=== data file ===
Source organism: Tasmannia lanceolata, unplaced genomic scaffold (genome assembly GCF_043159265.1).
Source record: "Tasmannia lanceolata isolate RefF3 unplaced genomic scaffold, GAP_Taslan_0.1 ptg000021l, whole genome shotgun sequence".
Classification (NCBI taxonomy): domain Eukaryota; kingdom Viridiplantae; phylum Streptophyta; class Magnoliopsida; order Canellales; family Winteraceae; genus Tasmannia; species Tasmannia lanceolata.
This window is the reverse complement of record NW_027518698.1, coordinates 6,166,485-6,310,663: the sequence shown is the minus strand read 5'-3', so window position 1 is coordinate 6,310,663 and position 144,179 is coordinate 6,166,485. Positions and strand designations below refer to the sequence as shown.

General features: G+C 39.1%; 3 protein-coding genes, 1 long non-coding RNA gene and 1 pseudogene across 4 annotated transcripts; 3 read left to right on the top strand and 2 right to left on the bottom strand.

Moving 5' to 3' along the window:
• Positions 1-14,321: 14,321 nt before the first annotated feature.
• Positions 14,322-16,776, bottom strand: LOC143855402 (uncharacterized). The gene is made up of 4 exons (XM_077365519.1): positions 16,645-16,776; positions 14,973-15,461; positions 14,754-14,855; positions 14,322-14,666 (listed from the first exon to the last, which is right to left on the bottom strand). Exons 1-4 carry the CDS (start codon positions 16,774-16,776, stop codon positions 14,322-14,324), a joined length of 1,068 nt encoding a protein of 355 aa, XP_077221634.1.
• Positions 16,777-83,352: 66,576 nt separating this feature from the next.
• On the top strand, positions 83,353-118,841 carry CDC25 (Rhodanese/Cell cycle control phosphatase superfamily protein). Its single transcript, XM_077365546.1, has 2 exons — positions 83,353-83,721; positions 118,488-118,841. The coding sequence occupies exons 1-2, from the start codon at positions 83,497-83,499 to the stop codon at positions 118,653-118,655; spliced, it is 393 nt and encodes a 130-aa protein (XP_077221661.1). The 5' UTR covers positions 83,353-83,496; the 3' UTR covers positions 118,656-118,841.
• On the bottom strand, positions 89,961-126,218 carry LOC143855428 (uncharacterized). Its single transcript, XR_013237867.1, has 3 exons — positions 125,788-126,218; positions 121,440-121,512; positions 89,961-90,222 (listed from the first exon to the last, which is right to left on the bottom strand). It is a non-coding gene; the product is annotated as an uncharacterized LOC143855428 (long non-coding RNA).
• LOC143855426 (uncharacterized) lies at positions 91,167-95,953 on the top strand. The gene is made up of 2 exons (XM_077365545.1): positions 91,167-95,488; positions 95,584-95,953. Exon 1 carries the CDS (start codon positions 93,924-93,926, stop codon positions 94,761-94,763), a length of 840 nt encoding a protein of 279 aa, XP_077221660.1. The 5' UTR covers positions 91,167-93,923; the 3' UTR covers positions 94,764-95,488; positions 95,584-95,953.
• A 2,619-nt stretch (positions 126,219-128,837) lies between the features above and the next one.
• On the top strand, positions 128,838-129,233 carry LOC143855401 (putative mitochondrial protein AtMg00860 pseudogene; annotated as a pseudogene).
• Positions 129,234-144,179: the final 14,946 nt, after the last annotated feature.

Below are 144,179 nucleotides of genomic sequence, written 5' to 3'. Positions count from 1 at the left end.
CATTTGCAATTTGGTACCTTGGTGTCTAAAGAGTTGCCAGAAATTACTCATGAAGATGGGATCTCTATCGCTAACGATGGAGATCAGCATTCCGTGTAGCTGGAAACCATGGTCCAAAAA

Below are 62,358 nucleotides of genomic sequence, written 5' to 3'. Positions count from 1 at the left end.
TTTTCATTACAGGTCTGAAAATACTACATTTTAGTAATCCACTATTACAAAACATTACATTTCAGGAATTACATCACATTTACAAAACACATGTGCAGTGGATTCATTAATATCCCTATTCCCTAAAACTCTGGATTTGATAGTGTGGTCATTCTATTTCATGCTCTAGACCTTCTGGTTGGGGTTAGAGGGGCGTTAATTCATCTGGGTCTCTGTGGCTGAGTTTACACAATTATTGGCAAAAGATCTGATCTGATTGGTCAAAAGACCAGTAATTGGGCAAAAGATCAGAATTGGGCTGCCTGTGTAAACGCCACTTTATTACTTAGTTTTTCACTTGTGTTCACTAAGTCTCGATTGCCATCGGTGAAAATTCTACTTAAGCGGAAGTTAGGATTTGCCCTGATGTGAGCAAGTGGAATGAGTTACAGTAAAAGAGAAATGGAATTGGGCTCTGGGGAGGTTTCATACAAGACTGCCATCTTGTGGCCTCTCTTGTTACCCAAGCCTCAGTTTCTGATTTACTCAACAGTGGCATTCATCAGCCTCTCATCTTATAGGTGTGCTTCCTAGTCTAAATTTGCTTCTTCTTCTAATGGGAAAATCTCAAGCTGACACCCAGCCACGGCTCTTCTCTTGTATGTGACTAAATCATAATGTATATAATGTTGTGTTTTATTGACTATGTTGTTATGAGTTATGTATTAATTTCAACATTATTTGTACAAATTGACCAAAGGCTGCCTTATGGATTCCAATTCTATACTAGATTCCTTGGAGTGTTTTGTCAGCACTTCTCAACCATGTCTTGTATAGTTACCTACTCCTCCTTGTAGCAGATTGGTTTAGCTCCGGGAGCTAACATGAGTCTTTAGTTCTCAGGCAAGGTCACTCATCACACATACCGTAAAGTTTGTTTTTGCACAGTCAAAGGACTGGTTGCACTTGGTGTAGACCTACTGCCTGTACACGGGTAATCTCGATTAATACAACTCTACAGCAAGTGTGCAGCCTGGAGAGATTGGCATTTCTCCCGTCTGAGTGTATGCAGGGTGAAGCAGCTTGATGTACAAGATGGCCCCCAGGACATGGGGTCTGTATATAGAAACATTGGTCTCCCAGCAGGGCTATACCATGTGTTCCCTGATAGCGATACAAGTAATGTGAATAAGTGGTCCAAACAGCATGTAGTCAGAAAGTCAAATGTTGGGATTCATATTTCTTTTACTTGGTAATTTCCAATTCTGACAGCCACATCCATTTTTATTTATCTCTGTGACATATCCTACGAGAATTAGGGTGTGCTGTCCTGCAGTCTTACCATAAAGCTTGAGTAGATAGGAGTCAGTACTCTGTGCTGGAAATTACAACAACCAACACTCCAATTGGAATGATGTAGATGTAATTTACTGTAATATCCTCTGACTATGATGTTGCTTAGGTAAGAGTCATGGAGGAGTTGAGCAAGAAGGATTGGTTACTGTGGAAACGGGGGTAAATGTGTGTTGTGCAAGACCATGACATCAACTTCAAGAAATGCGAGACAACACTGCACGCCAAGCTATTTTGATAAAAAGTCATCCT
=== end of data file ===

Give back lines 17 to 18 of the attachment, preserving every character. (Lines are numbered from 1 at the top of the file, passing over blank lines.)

CATTTGCAATTTGGTACCTTGGTGTCTAAAGAGTTGCCAGAAATTACTCATGAAGATGGGATCTCTATCGCTAACGATGGAGATCAGCATTCCGTGTAGCTGGAAACCATGGTCCAAAAA

Below are 62,358 nucleotides of genomic sequence, written 5' to 3'. Positions count from 1 at the left end.